It’s almost two months now since MTN Uganda — the leading Telecom provider in the region — partnered with Interswitch and Crane bank, one of East Africa’s leading integrated payments companies to launch MTN cashouts. MTN Cashouts is what the network provider touts as an ATM machine in your mobile phone, a service that rides on the already popular mobile transfer service, but this time brings even more convenience to customers.
The idea is to enable existing mobile money subscribers withdraw liquid cash from any interswitch + Crane Bank ATM machines country-wide with only their mobile phones!
But does it work?
In the quest to test the product, the TechPost team set out to a remarkably adventurous journey through the streets of Kampala, to find out for ourselves whether or not the service matches up to the marketing hype. We base our review on information we got from the Telecom’s service centres and on-ground experiences with the service.
How it works
A Mobile subscriber registered to the MTN Mobile Money service withdraws money from an ATM machine by first accessing mobile money menu through dialing USSD shortcode *165# on their handset. They then navigate to “ATM Withdraw” option, then the system auto generates a 4-digits “TIN code” that expires in 10 minutes for them before they enter their Mobile money PIN.
At any supported ATM machine, the user selects MTN Mobile money option instead of inserting a bank card, enter their mobile number, the 4-digit code they received and finally the amount they wish to withdraw.
We found this procedure flawlessly,simple and intuitive until we actually wanted to withdraw some cash from the ATM machines.
Currently the service supports only Cranebank ATMs which relatively have a wide coverage across the country. However, the service is also available at Interswitch-MTN-Mobile-Money branded ATM machines that we’re told are actually interswitch “smartpoints”. Reliable sources tell us that there are 13 of these around kampala, although we managed to find only one at the MTN towers.
Reliability and service stability
At the time of this review, we could not make any MTN Mobile Money Cashouts at any crane bank ATM. When we tried to make withdrawals at two Cranebank ATMs, the machines reported “transaction not supported” while the printed receipts said “MTN Mobile money issuer not available”.
Obviously this gave us a poor precedent as we could NOT make perform any transactions at supported ATM machines except one an interswitch smartpoint located at the network’s headquarters.
For starters, it’s important to note that no service is 100% foolproof. However, the degree to which it can be compromised does matter and serves as the benchmark against other similar services.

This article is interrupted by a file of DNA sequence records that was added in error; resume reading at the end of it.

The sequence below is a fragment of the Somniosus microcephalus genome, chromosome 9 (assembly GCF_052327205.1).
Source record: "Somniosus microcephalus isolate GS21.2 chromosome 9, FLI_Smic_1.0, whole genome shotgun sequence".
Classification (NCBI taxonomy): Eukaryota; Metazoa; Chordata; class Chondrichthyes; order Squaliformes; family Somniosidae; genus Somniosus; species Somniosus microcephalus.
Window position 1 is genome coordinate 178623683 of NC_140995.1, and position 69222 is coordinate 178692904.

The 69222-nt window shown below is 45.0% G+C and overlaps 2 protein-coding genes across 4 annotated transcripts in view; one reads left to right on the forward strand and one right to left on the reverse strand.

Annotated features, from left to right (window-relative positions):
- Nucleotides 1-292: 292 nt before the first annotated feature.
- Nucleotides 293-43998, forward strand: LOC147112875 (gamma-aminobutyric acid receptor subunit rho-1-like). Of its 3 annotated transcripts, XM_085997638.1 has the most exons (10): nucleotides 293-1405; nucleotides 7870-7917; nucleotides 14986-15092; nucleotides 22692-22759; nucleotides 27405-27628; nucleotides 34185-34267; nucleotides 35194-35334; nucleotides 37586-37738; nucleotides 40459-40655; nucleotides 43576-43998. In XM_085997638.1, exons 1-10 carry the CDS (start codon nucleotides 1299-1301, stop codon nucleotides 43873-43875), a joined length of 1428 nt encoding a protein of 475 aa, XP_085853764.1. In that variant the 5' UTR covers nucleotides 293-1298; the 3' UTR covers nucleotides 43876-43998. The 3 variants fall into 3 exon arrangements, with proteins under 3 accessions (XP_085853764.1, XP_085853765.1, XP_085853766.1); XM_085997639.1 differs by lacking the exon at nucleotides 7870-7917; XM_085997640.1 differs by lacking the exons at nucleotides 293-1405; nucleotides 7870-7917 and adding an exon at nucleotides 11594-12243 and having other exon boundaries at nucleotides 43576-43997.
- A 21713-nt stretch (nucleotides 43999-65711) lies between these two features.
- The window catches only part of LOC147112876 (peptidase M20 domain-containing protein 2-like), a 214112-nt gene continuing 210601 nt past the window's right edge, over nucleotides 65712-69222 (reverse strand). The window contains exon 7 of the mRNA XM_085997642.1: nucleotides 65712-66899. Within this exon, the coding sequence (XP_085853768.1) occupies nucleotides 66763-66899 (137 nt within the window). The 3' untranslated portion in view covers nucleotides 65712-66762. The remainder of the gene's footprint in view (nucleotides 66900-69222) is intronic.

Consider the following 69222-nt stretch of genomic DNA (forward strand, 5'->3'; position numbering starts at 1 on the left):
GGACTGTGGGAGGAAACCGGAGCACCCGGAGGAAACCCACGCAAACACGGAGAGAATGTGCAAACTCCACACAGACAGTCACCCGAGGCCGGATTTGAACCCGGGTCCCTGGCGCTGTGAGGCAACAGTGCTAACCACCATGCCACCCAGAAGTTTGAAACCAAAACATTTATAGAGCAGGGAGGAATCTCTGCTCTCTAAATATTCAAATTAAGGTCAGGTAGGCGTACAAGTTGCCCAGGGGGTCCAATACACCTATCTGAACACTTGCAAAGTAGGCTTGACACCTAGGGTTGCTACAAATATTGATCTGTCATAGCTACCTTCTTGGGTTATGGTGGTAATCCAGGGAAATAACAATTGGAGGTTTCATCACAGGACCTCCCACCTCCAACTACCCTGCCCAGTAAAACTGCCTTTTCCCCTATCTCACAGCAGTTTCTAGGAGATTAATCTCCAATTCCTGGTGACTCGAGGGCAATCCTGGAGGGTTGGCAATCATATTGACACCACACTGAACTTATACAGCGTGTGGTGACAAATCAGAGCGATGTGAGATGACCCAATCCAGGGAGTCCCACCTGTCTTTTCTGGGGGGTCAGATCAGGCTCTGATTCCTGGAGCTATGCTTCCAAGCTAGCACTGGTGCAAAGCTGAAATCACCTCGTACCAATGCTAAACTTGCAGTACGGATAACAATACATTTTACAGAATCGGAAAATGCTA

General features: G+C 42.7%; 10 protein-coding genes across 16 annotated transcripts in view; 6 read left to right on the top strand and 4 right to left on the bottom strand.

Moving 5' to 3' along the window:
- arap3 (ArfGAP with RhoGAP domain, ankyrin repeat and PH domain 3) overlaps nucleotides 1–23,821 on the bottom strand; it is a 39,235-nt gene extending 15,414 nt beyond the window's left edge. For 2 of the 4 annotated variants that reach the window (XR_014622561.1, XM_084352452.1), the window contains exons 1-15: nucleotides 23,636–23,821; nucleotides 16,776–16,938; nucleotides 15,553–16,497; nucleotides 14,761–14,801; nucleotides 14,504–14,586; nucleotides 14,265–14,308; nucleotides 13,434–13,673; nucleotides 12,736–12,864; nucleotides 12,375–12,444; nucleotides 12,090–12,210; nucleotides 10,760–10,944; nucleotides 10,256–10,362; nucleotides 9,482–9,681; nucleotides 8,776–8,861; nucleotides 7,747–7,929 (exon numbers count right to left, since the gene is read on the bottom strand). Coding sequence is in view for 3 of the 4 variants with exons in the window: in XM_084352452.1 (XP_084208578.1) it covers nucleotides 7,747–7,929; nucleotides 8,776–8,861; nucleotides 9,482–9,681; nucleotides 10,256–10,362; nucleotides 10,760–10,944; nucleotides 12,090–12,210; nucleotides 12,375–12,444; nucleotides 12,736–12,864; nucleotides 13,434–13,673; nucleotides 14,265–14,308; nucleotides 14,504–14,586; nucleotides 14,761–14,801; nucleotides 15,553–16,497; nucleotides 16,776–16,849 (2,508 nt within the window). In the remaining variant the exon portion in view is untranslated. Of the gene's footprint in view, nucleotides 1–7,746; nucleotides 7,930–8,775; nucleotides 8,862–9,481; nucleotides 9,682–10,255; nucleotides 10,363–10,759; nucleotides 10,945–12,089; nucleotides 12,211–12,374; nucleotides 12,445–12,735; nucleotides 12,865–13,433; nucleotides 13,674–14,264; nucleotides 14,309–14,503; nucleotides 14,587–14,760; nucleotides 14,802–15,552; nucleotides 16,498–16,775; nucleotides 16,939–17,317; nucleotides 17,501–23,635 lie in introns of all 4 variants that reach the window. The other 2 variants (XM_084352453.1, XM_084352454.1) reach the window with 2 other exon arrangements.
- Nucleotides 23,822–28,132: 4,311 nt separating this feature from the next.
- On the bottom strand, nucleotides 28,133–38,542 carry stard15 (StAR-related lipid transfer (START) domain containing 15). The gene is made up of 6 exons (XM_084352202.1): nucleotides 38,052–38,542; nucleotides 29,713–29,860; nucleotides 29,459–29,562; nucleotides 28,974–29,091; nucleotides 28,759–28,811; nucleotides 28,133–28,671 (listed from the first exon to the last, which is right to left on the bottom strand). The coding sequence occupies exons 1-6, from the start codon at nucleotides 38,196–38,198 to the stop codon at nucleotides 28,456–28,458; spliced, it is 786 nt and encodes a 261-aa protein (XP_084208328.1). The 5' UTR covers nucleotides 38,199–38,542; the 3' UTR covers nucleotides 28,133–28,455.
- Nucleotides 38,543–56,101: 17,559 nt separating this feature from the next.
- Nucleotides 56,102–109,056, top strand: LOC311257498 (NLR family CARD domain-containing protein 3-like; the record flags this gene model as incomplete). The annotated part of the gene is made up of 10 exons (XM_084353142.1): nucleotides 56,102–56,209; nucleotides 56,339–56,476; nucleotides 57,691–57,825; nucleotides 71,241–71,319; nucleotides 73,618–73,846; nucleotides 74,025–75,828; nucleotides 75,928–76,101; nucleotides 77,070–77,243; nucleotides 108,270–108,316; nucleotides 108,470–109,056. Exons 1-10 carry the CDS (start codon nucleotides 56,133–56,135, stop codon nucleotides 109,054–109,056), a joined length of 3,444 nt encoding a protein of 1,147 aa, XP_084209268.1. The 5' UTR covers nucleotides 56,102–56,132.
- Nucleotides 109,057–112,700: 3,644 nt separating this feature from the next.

Now suppose, a stranger knows the TIN code which was generated and proceeds to the ATM machine to withdraw cash before the rightful owner does? Can they successfully withdraw cash? As you could have already guessed, the answer is YES! If the stranger has both the TIN code and the user’s mobile number, all they have to do is follow the instructions on the ATM machine and withdraw cash!
However, because the 4-digit auto-generated code expires in 10 minutes and the stranger needs the right phone number, this matrix of requirements lessens the chances of fraud ever happening.
ATM withdraw Charges
The bank does not charge users for any withdrawal fees. The transaction fees are however, charged through the user’s mobile money account.
MTN charges a fee of UGX 1,000 for withdraws between UGX 5,000-30,000 while those between UGX 125,001-250,000 incur a cost of UGX 3,450.
Our comparison on transaction fees between ATM and vendor withdraws yielded almost no difference or if any, very slight. Our initial thoughts were that MTN would be a little easy with ATM withdraws as these automated 24-hour transactions are less costly than vendor-based manual system, but, to our surprise the network makes no difference.
In essence, MTN is trying to duplicate what the traditional banks already did more than 20 years ago — automate cash withdraws with machines and do away with humans. In the long term, it hopes to achieve high operational efficiency and profit returns due to low operational costs.
However, what sets this service apart is first, the network turning your phone into an around device you’ll use for just about anything including being your “ATM Card”. Secondly transferring funds to someone else who neither has a phone nor a bank account and can receive the funds at anytime (and soon) any where!
What’s rather disappointing about the service in its current state is — it doesn’t work yet! Whether you blame it on limited interswitch “smartpoints” or service failures at supported ATM machines, the service simply isn’t working (yet).